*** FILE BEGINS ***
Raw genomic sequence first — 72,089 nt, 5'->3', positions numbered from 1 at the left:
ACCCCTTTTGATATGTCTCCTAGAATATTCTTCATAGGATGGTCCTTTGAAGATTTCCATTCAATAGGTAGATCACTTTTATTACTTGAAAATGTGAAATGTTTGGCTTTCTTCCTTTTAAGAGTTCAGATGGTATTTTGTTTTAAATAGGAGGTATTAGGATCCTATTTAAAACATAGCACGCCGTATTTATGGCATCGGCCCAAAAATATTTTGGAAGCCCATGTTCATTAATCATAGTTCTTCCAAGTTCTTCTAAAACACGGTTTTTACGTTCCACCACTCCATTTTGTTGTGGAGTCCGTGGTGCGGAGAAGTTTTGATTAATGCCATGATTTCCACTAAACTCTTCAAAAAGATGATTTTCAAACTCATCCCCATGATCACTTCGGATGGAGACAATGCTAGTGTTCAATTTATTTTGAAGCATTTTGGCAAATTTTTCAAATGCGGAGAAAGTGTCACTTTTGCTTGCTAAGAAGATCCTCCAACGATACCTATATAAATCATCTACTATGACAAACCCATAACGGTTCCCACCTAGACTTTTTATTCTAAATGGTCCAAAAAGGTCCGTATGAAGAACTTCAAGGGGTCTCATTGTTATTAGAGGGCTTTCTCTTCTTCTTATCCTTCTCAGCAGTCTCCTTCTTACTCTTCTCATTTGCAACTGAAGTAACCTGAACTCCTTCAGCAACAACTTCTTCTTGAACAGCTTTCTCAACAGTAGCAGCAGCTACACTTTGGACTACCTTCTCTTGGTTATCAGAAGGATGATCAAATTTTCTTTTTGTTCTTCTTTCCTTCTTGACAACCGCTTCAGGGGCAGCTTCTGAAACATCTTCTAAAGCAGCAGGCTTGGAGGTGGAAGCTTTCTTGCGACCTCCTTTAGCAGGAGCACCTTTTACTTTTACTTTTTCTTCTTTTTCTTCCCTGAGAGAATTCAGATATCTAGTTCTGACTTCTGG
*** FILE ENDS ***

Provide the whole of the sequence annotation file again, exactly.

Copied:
Raw genomic sequence first — 72,089 nt, 5'->3', positions numbered from 1 at the left:
ACCCCTTTTGATATGTCTCCTAGAATATTCTTCATAGGATGGTCCTTTGAAGATTTCCATTCAATAGGTAGATCACTTTTATTACTTGAAAATGTGAAATGTTTGGCTTTCTTCCTTTTAAGAGTTCAGATGGTATTTTGTTTTAAATAGGAGGTATTAGGATCCTATTTAAAACATAGCACGCCGTATTTATGGCATCGGCCCAAAAATATTTTGGAAGCCCATGTTCATTAATCATAGTTCTTCCAAGTTCTTCTAAAACACGGTTTTTACGTTCCACCACTCCATTTTGTTGTGGAGTCCGTGGTGCGGAGAAGTTTTGATTAATGCCATGATTTCCACTAAACTCTTCAAAAAGATGATTTTCAAACTCATCCCCATGATCACTTCGGATGGAGACAATGCTAGTGTTCAATTTATTTTGAAGCATTTTGGCAAATTTTTCAAATGCGGAGAAAGTGTCACTTTTGCTTGCTAAGAAGATCCTCCAACGATACCTATATAAATCATCTACTATGACAAACCCATAACGGTTCCCACCTAGACTTTTTATTCTAAATGGTCCAAAAAGGTCCGTATGAAGAACTTCAAGGGGTCTCATTGTTATTAGAGGGCTTTCTCTTCTTCTTATCCTTCTCAGCAGTCTCCTTCTTACTCTTCTCATTTGCAACTGAAGTAACCTGAACTCCTTCAGCAACAACTTCTTCTTGAACAGCTTTCTCAACAGTAGCAGCAGCTACACTTTGGACTACCTTCTCTTGGTTATCAGAAGGATGATCAAATTTTCTTTTTGTTCTTCTTTCCTTCTTGACAACCGCTTCAGGGGCAGCTTCTGAAACATCTTCTAAAGCAGCAGGCTTGGAGGTGGAAGCTTTCTTGCGACCTCCTTTAGCAGGAGCACCTTTTACTTTTACTTTTTCTTCTTTTTCTTCCCTGAGAGAATTCAGATATCTAGTTCTGACTTCTGG